a chat with Dr Kathleen Stock

FuseBox, Non-fiction, Philosophy, Writer in Residence

Having written a fair bit about the ‘Do Androids Dream…’ event at The FuseBox, I thought it was time for a change of pace. So I got together with the event’s co-host, Dr Kathleen Stock, for a chat about it all. And here it is:

Towards the end of our conversation, I said I’d put up some links to Kathleen and her work. So, first of all, here’s her website. Click here for her blog post about sexual objectication over at the LSE and here for her ‘Philosophy Bites’ podcast on fiction and the emotions. And finally, another YouTube video – here she is giving a talk on the limits of our imaginations. Enjoy!

who is the other we feel for?

FuseBox, Modernity, Workshops, Writer in Residence

There’s one part of the ‘Do Designers Dream of Electric Sheep’ afternoon I keep on going back to. One of the classic current AI discussion points is the problem of the out-of-control self-driving car.  If one’s had some sort of glitch or accident and is about to crash into (for example) a bus stop queue, how does it decide who to avoid and who to hit, who will survive and who won’t? Who will it seem to feel most empathy for?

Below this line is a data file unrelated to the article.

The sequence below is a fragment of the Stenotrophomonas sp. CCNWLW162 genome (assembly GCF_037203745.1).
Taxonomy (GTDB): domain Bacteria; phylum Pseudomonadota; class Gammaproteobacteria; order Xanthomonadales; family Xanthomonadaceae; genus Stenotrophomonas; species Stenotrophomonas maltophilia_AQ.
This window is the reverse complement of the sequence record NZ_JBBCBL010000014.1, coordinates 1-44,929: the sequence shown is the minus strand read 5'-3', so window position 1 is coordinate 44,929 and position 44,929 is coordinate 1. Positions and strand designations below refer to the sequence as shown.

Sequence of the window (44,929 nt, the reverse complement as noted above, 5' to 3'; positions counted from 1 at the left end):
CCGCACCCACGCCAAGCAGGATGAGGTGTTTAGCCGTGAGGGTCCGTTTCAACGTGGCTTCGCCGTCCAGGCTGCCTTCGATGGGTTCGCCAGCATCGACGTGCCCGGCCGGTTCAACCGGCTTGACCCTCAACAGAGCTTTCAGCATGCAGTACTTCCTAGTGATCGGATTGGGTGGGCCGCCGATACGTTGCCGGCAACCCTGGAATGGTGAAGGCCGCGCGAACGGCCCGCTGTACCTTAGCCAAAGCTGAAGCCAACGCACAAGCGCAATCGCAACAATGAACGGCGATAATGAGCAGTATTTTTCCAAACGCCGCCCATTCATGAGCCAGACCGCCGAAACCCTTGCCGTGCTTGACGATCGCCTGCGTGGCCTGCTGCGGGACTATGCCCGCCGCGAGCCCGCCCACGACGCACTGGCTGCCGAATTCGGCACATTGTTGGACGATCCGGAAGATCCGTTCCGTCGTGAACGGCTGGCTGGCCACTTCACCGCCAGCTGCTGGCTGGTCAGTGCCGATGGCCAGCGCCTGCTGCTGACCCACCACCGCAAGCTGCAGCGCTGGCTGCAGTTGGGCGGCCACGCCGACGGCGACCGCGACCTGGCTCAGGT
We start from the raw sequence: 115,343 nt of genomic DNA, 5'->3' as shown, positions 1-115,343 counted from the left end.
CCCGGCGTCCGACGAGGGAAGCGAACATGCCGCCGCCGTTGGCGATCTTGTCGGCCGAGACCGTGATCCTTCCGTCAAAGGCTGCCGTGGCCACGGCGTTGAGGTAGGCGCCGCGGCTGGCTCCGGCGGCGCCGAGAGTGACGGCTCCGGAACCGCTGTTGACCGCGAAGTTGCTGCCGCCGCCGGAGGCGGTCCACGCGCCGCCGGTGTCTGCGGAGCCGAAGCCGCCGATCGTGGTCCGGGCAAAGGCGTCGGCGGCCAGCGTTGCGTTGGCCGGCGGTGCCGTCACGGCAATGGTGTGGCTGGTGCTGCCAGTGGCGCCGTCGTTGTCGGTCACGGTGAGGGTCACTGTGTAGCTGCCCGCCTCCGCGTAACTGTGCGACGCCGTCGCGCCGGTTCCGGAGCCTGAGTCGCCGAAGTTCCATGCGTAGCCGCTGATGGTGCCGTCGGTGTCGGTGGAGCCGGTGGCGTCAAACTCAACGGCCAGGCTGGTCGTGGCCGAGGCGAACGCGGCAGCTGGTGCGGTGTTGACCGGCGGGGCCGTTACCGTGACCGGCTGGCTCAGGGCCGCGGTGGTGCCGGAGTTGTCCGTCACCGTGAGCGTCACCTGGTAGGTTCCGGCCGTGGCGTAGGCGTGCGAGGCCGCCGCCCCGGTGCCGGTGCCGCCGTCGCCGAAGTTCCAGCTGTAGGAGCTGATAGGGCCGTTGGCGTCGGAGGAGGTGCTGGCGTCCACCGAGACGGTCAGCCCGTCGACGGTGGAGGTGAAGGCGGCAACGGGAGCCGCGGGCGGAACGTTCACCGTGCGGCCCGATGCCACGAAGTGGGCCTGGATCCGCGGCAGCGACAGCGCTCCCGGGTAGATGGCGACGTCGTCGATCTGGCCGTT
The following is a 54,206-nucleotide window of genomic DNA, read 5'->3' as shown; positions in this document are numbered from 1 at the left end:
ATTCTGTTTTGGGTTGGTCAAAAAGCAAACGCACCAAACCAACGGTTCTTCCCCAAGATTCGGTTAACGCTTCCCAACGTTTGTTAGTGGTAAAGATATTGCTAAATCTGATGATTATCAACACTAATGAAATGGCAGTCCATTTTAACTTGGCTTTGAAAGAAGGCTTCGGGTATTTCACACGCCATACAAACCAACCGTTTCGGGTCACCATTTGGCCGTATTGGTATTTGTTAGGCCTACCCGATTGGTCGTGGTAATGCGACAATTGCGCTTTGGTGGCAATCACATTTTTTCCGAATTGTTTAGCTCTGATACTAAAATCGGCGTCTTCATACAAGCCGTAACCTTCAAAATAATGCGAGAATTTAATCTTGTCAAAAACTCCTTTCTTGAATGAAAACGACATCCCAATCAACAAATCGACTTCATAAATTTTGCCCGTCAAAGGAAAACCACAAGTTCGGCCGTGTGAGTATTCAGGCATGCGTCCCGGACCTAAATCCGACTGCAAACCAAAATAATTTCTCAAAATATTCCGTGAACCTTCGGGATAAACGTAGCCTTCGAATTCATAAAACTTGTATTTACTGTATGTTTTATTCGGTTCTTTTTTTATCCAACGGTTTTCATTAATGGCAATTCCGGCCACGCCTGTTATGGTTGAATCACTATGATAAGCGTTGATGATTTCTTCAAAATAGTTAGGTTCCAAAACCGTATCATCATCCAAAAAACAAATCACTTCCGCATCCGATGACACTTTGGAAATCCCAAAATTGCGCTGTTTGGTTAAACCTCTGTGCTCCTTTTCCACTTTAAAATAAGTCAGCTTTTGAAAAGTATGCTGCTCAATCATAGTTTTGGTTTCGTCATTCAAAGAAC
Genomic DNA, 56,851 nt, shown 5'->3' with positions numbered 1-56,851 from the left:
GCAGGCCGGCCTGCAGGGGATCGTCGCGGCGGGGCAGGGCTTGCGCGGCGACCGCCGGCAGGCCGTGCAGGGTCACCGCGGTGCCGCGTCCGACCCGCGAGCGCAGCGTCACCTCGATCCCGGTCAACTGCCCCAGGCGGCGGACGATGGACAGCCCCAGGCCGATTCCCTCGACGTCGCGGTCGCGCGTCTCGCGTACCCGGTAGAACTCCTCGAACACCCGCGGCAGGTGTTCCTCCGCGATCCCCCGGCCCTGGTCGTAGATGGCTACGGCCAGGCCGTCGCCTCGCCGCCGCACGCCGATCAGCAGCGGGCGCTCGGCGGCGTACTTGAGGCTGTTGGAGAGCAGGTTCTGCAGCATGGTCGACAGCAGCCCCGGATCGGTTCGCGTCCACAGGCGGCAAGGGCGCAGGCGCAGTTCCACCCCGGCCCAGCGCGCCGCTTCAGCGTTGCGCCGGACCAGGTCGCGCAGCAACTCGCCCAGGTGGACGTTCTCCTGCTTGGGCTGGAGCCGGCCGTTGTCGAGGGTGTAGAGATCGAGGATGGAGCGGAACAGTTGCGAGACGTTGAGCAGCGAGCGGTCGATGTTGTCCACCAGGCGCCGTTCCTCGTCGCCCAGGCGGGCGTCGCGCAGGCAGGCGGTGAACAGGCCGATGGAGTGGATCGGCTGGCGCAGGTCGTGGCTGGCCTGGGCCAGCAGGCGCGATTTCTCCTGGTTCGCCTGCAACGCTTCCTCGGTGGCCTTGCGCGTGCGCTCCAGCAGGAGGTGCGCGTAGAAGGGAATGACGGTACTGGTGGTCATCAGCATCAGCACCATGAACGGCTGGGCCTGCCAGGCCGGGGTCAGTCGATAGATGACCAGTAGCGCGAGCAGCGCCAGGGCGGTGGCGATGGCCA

And that led to this –

 

One very reasonable response came out in answers three, four and six. Actually, the group pointed out, this was an entirely avoidable situation. So, it should be made impossible. Careful readers will also spot that answer five refers to this, albeit in a subtle, oblique and highly allusive way.

(Oh, and I stripped out answer one because it’s a bit incomprehensible if you weren’t at the event. And answer seven led to some darkly fascinating, but also rather tangential, thinking – so I’ll come back to it in a bit.)

The design of the car, the design of the bus stop, the design of the rules that regulate traffic, the design of the city that the traffic moves through, should be such that this kind of situation is impossible. This set me thinking that the network effect applies to empathy too – that the more people included within a given act of empathy, the more powerful it becomes.